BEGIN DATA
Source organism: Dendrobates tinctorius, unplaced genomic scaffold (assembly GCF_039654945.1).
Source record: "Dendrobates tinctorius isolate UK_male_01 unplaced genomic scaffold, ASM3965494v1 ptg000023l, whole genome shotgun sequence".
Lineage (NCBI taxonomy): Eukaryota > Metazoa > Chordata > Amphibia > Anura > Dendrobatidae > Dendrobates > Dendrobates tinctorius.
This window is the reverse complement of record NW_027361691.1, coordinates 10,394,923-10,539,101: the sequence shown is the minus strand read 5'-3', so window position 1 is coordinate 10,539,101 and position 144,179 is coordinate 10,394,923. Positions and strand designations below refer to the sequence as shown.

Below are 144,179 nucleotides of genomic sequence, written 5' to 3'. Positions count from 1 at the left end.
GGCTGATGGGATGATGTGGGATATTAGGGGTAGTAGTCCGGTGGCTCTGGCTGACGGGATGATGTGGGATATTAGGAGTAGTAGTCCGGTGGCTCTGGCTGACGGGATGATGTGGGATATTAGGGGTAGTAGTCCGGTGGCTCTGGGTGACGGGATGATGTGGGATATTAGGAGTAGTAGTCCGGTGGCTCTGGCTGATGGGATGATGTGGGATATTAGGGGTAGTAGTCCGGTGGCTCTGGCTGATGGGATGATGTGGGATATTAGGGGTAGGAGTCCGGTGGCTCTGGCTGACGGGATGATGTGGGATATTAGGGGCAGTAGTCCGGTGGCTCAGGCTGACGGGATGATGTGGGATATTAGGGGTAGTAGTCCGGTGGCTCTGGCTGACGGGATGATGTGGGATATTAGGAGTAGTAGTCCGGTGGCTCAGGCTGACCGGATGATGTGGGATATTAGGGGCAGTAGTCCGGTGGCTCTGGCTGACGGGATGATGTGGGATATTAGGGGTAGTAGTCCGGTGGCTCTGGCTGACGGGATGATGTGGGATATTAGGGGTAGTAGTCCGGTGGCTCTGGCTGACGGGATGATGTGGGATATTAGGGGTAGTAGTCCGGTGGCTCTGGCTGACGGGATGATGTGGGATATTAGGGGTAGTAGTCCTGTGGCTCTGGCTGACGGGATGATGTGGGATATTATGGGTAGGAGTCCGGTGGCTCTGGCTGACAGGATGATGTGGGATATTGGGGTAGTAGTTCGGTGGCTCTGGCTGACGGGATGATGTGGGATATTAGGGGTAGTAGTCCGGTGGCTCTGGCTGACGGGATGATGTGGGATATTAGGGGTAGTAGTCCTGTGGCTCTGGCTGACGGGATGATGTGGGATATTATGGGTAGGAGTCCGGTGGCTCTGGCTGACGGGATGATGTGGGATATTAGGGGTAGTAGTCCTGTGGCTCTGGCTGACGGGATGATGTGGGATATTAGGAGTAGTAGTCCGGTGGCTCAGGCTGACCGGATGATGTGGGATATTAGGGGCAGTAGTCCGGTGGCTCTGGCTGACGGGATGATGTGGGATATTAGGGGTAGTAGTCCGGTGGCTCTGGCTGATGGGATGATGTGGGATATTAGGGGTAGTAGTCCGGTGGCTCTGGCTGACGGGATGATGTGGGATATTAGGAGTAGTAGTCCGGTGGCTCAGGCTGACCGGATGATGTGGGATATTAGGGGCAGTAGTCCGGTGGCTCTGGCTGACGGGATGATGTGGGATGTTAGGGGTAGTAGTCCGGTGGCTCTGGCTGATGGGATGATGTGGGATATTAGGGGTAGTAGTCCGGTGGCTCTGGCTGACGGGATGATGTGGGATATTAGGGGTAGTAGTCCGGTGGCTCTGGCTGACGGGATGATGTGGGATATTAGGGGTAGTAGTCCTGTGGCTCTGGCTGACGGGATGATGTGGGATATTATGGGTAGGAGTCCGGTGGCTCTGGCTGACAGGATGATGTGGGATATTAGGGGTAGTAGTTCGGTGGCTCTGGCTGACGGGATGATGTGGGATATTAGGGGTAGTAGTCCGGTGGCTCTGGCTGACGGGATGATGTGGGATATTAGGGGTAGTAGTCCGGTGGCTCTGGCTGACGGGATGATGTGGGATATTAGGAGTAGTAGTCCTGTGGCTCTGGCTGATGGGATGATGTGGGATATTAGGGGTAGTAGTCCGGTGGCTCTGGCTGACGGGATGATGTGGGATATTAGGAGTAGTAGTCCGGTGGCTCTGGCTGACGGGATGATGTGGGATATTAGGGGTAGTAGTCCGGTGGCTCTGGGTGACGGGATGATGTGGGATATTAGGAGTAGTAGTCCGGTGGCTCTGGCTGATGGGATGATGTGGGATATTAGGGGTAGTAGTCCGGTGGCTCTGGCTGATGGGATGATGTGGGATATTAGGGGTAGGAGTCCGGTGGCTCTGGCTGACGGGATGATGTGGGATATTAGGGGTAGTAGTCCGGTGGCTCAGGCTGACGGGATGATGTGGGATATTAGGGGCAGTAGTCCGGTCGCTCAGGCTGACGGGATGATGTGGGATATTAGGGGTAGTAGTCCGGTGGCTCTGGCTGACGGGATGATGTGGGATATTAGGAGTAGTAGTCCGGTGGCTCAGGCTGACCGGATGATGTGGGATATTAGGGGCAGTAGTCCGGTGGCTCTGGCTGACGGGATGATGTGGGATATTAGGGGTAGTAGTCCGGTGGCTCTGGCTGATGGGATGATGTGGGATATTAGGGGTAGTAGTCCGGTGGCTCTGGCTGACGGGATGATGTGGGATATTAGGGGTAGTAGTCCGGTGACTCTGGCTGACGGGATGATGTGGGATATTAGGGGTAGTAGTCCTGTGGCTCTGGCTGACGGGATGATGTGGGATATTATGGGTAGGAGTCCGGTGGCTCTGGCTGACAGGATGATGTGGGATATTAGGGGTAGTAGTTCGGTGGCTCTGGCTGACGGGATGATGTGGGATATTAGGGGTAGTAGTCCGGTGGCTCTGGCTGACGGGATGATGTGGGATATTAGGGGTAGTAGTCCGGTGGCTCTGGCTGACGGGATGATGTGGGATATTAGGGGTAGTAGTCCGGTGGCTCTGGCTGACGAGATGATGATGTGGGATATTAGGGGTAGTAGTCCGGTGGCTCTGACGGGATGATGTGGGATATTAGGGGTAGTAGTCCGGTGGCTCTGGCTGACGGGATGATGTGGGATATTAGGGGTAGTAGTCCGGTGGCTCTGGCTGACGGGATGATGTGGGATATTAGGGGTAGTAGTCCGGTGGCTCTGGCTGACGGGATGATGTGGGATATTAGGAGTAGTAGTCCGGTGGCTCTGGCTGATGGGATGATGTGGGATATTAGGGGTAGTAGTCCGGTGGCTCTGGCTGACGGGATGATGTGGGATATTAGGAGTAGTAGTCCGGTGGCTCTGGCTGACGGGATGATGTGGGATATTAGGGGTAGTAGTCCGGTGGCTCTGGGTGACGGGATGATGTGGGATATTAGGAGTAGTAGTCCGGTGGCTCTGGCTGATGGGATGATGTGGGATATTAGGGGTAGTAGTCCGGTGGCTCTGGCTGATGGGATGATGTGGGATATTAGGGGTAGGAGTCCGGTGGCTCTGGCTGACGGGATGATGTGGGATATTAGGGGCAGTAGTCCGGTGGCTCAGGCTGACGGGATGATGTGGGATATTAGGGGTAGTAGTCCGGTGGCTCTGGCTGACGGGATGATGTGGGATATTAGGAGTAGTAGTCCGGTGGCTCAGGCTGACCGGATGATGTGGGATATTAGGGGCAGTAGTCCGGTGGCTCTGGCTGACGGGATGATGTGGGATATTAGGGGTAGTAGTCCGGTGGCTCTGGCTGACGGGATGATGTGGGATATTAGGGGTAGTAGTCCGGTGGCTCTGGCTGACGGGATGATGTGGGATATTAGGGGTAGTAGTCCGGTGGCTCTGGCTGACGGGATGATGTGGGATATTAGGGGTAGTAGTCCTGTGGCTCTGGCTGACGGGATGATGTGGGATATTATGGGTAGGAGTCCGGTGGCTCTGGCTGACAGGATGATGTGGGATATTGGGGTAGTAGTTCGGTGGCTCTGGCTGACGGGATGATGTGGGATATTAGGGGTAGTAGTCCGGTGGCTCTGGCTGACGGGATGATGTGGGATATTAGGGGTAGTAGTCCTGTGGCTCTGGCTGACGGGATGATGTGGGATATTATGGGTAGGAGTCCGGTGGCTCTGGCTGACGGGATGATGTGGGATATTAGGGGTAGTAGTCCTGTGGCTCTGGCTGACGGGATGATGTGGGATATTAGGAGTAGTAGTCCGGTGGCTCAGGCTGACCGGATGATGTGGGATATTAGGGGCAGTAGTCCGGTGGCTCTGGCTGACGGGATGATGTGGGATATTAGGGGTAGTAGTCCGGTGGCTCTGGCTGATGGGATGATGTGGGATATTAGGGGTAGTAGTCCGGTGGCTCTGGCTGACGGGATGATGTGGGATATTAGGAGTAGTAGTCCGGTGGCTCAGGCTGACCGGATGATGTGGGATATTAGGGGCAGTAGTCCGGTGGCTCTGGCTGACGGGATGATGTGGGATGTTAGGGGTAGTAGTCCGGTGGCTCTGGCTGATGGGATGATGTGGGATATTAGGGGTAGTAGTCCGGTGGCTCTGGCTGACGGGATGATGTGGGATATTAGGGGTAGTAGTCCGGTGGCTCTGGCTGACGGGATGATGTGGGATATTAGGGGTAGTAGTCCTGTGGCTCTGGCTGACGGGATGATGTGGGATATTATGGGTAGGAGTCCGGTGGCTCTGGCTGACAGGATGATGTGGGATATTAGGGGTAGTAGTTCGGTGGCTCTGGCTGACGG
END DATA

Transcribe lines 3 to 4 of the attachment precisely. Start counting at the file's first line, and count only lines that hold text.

Lineage (NCBI taxonomy): Eukaryota > Metazoa > Chordata > Amphibia > Anura > Dendrobatidae > Dendrobates > Dendrobates tinctorius.
This window is the reverse complement of record NW_027361691.1, coordinates 10,394,923-10,539,101: the sequence shown is the minus strand read 5'-3', so window position 1 is coordinate 10,539,101 and position 144,179 is coordinate 10,394,923. Positions and strand designations below refer to the sequence as shown.